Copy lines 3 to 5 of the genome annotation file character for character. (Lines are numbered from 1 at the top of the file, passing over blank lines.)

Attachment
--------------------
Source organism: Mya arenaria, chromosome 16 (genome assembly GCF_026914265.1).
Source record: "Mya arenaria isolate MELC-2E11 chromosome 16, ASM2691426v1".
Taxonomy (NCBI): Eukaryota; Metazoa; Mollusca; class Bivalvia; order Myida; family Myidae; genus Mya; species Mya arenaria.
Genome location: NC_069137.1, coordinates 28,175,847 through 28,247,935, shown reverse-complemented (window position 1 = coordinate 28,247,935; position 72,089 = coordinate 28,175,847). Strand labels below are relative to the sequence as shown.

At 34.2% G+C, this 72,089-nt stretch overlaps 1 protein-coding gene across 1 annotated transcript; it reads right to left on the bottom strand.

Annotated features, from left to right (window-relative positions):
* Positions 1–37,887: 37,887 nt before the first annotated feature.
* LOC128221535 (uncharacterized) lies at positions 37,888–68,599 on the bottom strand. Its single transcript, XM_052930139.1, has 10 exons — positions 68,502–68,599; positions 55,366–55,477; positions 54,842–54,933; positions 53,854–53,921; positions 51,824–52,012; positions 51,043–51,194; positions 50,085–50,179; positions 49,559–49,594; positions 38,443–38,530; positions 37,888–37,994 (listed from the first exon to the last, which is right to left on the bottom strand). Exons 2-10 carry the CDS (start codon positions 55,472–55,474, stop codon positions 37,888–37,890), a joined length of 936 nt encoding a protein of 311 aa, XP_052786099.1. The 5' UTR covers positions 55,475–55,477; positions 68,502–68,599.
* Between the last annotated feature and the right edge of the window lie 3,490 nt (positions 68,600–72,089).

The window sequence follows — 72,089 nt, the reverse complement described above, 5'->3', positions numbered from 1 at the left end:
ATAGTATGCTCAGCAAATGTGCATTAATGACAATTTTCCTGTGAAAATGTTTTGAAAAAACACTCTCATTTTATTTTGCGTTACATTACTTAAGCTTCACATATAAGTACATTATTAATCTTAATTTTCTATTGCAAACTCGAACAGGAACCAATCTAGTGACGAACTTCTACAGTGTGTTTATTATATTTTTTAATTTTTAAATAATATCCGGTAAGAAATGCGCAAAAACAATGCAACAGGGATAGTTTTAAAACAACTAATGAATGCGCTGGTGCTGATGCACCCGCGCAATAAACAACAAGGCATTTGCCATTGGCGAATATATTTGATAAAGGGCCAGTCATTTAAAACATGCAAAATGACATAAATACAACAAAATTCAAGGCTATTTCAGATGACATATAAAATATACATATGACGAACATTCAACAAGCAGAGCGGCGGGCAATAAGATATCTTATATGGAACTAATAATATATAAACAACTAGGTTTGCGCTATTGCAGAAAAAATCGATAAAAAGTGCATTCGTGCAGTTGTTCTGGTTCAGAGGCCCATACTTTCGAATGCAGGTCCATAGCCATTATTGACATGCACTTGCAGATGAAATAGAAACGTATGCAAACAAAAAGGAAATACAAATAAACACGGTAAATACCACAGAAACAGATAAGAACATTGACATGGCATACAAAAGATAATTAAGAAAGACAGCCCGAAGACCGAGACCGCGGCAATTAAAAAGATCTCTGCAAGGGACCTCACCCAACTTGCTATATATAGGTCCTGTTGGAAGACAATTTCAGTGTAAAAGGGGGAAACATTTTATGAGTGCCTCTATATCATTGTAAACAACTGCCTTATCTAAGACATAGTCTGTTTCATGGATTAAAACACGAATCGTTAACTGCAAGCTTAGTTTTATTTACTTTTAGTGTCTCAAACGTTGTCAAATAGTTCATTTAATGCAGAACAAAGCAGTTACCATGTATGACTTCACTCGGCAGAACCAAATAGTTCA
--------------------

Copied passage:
Taxonomy (NCBI): Eukaryota; Metazoa; Mollusca; class Bivalvia; order Myida; family Myidae; genus Mya; species Mya arenaria.
Genome location: NC_069137.1, coordinates 28,175,847 through 28,247,935, shown reverse-complemented (window position 1 = coordinate 28,247,935; position 72,089 = coordinate 28,175,847). Strand labels below are relative to the sequence as shown.

At 34.2% G+C, this 72,089-nt stretch overlaps 1 protein-coding gene across 1 annotated transcript; it reads right to left on the bottom strand.